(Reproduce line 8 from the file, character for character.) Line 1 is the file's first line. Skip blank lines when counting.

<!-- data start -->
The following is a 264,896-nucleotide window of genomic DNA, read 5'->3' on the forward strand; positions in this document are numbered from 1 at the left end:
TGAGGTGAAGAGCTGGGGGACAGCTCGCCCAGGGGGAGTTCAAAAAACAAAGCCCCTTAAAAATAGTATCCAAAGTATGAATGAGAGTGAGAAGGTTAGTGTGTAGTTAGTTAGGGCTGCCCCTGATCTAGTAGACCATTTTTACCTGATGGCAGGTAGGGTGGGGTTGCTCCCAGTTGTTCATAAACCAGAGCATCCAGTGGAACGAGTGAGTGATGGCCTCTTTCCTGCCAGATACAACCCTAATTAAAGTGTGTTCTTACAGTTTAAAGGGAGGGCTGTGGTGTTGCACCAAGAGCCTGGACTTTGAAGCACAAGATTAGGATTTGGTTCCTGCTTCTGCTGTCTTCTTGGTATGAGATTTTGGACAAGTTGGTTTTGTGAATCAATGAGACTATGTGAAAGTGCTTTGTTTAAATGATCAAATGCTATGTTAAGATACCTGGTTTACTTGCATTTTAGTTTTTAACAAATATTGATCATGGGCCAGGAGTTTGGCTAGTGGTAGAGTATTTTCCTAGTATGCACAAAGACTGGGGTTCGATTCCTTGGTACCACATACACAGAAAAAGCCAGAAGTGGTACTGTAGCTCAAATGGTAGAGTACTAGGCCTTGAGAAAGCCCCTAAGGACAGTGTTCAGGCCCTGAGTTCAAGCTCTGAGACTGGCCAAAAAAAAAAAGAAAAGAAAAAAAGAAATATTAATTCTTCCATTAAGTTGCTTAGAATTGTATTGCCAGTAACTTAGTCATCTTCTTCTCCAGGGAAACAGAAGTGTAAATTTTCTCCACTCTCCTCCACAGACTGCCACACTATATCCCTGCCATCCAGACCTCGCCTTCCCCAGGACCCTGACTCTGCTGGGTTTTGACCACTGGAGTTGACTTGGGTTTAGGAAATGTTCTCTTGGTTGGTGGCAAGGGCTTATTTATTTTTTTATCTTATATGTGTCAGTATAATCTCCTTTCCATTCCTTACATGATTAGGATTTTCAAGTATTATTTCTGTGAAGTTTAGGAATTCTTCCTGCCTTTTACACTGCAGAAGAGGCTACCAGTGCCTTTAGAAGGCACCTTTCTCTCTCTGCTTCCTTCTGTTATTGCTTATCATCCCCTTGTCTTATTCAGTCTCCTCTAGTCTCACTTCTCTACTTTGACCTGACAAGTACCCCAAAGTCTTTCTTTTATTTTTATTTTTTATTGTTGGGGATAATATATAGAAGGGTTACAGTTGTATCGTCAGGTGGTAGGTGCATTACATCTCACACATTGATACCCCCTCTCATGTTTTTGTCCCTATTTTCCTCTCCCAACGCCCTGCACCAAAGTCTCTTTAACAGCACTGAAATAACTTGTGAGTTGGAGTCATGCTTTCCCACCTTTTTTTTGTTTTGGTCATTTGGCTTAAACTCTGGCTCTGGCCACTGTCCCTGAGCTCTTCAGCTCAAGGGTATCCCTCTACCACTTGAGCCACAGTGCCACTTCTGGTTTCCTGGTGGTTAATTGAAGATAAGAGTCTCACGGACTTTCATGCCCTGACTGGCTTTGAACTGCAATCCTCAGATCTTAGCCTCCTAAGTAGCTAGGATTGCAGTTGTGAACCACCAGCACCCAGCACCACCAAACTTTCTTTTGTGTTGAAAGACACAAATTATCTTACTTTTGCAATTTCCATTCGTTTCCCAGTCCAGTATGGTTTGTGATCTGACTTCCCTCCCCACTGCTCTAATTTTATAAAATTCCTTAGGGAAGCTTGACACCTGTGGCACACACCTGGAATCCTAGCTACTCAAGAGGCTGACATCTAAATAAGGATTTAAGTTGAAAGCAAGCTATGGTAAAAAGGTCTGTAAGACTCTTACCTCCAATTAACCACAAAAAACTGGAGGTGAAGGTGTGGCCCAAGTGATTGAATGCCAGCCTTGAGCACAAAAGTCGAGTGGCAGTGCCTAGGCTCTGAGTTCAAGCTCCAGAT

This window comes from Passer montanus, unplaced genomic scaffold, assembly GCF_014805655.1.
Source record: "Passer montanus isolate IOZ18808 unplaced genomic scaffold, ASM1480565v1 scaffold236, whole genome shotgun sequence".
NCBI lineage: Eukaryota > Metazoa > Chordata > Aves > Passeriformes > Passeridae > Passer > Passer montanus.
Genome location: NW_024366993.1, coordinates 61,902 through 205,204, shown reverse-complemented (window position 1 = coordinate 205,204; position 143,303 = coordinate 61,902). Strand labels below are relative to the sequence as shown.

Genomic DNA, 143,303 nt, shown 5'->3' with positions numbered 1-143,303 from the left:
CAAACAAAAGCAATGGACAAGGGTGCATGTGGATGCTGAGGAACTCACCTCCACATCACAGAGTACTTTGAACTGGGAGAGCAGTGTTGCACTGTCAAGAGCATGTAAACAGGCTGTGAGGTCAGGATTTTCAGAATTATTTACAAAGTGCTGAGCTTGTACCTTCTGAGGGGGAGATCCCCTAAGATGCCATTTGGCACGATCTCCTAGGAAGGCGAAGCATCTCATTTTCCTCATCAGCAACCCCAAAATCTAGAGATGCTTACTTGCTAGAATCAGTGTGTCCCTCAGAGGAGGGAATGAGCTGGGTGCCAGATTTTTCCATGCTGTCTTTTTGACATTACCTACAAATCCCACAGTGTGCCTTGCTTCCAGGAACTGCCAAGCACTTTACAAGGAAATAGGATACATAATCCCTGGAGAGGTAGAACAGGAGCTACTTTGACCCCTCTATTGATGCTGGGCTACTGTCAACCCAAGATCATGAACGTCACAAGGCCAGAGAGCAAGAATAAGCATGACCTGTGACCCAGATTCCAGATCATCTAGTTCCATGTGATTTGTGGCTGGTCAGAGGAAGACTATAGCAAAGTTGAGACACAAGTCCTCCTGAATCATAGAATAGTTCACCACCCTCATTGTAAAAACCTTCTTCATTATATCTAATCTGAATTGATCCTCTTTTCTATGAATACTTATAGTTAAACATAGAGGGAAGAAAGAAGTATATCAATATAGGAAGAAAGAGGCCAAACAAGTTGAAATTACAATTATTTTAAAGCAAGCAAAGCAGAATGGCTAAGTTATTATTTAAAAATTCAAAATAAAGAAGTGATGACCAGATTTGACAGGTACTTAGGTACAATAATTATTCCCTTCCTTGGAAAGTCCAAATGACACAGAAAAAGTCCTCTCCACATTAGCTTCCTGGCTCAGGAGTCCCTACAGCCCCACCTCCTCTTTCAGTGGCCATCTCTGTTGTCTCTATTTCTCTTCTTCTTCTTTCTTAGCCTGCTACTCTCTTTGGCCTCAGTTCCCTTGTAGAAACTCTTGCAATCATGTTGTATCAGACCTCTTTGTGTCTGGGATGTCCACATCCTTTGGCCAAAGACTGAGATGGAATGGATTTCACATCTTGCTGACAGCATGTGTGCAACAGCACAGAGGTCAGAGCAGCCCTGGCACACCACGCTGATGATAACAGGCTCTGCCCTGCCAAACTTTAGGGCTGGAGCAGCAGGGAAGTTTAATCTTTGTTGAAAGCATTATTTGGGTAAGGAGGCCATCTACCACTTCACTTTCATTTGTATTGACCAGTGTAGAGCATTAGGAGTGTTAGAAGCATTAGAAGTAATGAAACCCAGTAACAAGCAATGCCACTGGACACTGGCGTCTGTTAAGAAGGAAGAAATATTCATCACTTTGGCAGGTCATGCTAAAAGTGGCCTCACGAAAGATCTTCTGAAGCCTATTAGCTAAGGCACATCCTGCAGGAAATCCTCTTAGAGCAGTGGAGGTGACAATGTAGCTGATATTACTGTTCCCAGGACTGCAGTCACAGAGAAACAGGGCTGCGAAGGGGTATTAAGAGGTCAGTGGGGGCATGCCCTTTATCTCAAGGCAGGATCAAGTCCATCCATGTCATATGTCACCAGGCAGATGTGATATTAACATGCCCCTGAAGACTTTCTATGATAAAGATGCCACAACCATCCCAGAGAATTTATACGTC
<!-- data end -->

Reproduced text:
CAAACAAAAGCAATGGACAAGGGTGCATGTGGATGCTGAGGAACTCACCTCCACATCACAGAGTACTTTGAACTGGGAGAGCAGTGTTGCACTGTCAAGAGCATGTAAACAGGCTGTGAGGTCAGGATTTTCAGAATTATTTACAAAGTGCTGAGCTTGTACCTTCTGAGGGGGAGATCCCCTAAGATGCCATTTGGCACGATCTCCTAGGAAGGCGAAGCATCTCATTTTCCTCATCAGCAACCCCAAAATCTAGAGATGCTTACTTGCTAGAATCAGTGTGTCCCTCAGAGGAGGGAATGAGCTGGGTGCCAGATTTTTCCATGCTGTCTTTTTGACATTACCTACAAATCCCACAGTGTGCCTTGCTTCCAGGAACTGCCAAGCACTTTACAAGGAAATAGGATACATAATCCCTGGAGAGGTAGAACAGGAGCTACTTTGACCCCTCTATTGATGCTGGGCTACTGTCAACCCAAGATCATGAACGTCACAAGGCCAGAGAGCAAGAATAAGCATGACCTGTGACCCAGATTCCAGATCATCTAGTTCCATGTGATTTGTGGCTGGTCAGAGGAAGACTATAGCAAAGTTGAGACACAAGTCCTCCTGAATCATAGAATAGTTCACCACCCTCATTGTAAAAACCTTCTTCATTATATCTAATCTGAATTGATCCTCTTTTCTATGAATACTTATAGTTAAACATAGAGGGAAGAAAGAAGTATATCAATATAGGAAGAAAGAGGCCAAACAAGTTGAAATTACAATTATTTTAAAGCAAGCAAAGCAGAATGGCTAAGTTATTATTTAAAAATTCAAAATAAAGAAGTGATGACCAGATTTGACAGGTACTTAGGTACAATAATTATTCCCTTCCTTGGAAAGTCCAAATGACACAGAAAAAGTCCTCTCCACATTAGCTTCCTGGCTCAGGAGTCCCTACAGCCCCACCTCCTCTTTCAGTGGCCATCTCTGTTGTCTCTATTTCTCTTCTTCTTCTTTCTTAGCCTGCTACTCTCTTTGGCCTCAGTTCCCTTGTAGAAACTCTTGCAATCATGTTGTATCAGACCTCTTTGTGTCTGGGATGTCCACATCCTTTGGCCAAAGACTGAGATGGAATGGATTTCACATCTTGCTGACAGCATGTGTGCAACAGCACAGAGGTCAGAGCAGCCCTGGCACACCACGCTGATGATAACAGGCTCTGCCCTGCCAAACTTTAGGGCTGGAGCAGCAGGGAAGTTTAATCTTTGTTGAAAGCATTATTTGGGTAAGGAGGCCATCTACCACTTCACTTTCATTTGTATTGACCAGTGTAGAGCATTAGGAGTGTTAGAAGCATTAGAAGTAATGAAACCCAGTAACAAGCAATGCCACTGGACACTGGCGTCTGTTAAGAAGGAAGAAATATTCATCACTTTGGCAGGTCATGCTAAAAGTGGCCTCACGAAAGATCTTCTGAAGCCTATTAGCTAAGGCACATCCTGCAGGAAATCCTCTTAGAGCAGTGGAGGTGACAATGTAGCTGATATTACTGTTCCCAGGACTGCAGTCACAGAGAAACAGGGCTGCGAAGGGGTATTAAGAGGTCAGTGGGGGCATGCCCTTTATCTCAAGGCAGGATCAAGTCCATCCATGTCATATGTCACCAGGCAGATGTGATATTAACATGCCCCTGAAGACTTTCTATGATAAAGATGCCACAACCATCCCAGAGAATTTATACGTC